Too often the poor are unable to produce enough to subsist on, let alone have enough to live on. Low productivity means that there is no money to invest in those things that could increase output. Banks will not lend even the small amounts required to invest in the means to increase productivity because those on such low incomes can provide no security against the loan. The only money available is often from local moneylenders who charge exceptionally high interest rates that only make the situation worse.
In 1974, Professor Muhammad Yunus, a Bangladeshi economist from Chittagong University, sparked the beginning of a worldwide movement by lending $27 from his own pocket to 42 poor basket weavers. He subsequently set up the Grameen Bank to provide small loans to the poor at low interest. Microfinancing now provides over 11 million women around the world with the microloans they need to help start or improve a small business, provide for their families and escape the cycle of poverty.
At every branch of Grameen Bank, the borrowers recite Sixteen Decisions and vow to follow them. Possibly the most important one is agreeing to educate their children by sending them to school. Since the Sixteen Decisions were incorporated, almost all Grameen borrowers have their school-age children enrolled in regular classes. This in turn helps bring about social change, and educate the next generation.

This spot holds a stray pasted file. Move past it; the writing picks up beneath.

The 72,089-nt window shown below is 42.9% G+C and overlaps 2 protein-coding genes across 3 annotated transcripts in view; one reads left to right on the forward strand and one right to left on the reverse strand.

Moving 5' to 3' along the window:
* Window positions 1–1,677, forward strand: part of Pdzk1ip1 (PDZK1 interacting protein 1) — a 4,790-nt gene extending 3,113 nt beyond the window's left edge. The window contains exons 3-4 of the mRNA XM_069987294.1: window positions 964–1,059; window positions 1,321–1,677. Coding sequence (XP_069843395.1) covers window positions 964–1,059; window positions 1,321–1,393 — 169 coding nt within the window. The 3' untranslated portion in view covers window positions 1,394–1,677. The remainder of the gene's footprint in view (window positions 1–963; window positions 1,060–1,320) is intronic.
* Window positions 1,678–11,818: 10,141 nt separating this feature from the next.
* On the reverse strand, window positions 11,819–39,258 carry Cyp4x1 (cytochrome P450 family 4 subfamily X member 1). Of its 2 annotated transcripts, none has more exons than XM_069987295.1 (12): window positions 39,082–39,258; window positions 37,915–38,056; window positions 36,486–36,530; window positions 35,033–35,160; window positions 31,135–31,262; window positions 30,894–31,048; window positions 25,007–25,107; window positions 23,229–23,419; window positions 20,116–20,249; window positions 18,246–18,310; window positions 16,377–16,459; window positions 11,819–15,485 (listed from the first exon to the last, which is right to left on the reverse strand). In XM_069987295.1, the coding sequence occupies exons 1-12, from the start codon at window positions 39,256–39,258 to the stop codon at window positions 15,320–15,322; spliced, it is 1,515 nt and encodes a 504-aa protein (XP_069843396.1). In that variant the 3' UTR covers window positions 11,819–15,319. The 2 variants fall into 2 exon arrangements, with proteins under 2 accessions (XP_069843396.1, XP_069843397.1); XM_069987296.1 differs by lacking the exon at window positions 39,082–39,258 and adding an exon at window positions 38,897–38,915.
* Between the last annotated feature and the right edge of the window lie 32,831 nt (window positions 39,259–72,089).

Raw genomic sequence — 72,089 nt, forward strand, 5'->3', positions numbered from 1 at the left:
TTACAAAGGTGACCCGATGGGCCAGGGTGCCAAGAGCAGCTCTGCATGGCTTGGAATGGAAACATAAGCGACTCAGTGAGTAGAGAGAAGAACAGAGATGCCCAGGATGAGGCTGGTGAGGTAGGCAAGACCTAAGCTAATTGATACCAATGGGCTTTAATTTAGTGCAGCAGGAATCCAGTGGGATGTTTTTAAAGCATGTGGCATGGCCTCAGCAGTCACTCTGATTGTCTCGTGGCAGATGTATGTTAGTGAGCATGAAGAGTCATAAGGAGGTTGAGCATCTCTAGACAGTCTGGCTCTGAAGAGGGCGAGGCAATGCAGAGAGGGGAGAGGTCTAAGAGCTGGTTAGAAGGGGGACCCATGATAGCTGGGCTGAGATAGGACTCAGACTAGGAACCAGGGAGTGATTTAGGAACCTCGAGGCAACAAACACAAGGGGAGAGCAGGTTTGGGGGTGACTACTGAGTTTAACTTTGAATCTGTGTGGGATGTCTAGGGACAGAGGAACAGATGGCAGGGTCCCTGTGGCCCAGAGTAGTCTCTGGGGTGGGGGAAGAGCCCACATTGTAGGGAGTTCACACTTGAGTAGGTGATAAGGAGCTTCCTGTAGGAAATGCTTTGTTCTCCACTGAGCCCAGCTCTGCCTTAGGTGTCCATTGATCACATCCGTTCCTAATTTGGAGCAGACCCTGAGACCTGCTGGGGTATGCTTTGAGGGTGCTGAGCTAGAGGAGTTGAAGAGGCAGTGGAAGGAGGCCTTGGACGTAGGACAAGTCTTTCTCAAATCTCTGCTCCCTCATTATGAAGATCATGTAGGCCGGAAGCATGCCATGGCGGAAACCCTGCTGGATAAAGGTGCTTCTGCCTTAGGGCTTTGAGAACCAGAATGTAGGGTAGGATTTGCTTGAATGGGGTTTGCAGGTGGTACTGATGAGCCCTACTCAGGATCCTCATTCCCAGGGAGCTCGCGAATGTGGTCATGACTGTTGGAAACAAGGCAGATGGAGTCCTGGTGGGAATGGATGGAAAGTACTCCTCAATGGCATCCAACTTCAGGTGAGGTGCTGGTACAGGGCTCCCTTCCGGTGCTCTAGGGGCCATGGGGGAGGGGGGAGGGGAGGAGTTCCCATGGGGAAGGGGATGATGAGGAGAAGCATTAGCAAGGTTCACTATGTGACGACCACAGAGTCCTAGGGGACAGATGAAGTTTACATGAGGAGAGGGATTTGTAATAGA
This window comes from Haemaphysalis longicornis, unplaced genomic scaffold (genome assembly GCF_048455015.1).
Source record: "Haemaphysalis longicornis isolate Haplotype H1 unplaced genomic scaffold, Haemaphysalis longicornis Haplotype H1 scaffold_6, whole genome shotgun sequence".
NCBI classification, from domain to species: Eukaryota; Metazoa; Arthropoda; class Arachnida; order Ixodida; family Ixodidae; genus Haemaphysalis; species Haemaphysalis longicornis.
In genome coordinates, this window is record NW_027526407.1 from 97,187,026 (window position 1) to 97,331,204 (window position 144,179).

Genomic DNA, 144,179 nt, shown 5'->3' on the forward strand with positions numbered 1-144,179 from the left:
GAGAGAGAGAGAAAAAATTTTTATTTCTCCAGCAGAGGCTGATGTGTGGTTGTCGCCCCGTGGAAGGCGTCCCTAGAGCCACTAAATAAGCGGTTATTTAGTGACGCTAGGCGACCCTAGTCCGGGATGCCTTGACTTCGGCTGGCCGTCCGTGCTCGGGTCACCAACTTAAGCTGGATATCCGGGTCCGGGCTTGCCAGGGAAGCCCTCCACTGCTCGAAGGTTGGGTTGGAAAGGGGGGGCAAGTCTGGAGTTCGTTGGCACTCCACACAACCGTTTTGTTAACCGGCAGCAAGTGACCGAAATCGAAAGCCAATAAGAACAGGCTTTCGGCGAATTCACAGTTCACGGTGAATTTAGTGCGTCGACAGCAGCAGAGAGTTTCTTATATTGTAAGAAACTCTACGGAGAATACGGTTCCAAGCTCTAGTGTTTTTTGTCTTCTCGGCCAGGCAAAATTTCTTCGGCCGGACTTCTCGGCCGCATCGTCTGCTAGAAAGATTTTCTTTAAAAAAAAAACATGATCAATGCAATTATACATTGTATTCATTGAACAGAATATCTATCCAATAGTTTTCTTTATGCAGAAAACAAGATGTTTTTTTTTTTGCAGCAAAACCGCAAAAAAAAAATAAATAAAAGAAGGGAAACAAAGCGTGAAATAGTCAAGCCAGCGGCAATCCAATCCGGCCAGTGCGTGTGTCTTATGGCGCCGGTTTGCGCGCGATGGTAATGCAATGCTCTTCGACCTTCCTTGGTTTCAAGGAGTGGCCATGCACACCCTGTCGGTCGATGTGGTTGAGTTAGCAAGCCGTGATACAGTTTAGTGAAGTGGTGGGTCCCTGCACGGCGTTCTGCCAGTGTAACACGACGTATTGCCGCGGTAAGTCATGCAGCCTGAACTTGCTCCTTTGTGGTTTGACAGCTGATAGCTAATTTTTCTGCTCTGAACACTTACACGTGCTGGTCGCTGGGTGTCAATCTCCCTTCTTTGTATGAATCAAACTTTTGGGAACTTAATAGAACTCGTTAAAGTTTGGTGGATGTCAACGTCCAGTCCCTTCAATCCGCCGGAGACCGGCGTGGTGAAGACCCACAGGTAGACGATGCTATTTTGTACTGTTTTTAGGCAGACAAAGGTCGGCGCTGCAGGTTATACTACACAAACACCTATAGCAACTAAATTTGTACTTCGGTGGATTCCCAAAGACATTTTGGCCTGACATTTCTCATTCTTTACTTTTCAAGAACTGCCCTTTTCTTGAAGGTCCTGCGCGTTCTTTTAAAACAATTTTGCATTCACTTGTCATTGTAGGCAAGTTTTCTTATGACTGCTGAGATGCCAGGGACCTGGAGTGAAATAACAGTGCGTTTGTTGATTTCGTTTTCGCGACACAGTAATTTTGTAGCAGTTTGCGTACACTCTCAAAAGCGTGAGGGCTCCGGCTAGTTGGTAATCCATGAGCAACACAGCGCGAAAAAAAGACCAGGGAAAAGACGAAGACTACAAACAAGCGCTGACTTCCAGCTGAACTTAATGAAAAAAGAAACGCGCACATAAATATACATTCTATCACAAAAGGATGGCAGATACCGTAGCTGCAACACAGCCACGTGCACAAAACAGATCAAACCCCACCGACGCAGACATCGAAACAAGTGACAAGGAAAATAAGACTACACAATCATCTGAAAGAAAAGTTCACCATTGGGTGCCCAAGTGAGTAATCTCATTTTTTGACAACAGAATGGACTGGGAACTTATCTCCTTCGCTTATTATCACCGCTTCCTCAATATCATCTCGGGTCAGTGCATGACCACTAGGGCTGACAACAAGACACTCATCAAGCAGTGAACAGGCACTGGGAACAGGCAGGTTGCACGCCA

Solidarity lending is a cornerstone of microcredit, and the success of the Grameen model has encouraged the growth of many more microfinance institutions in Latin America, Africa and Asia such as Kiva and PRODEM (later Banco Sol). The Grameen system is now used in more than 43 countries. Although each borrower must belong to a five-member group, repayment responsibility rests solely on the individual borrower. The group and the center oversee that everyone behaves responsibly and none gets into a repayment problem. In practice the group members often contribute any defaulted amount with an intention to collect the money from the defaulted member at a later time. Such behavior is encouraged because Grameen does not extend further credit to a group in which a member defaults.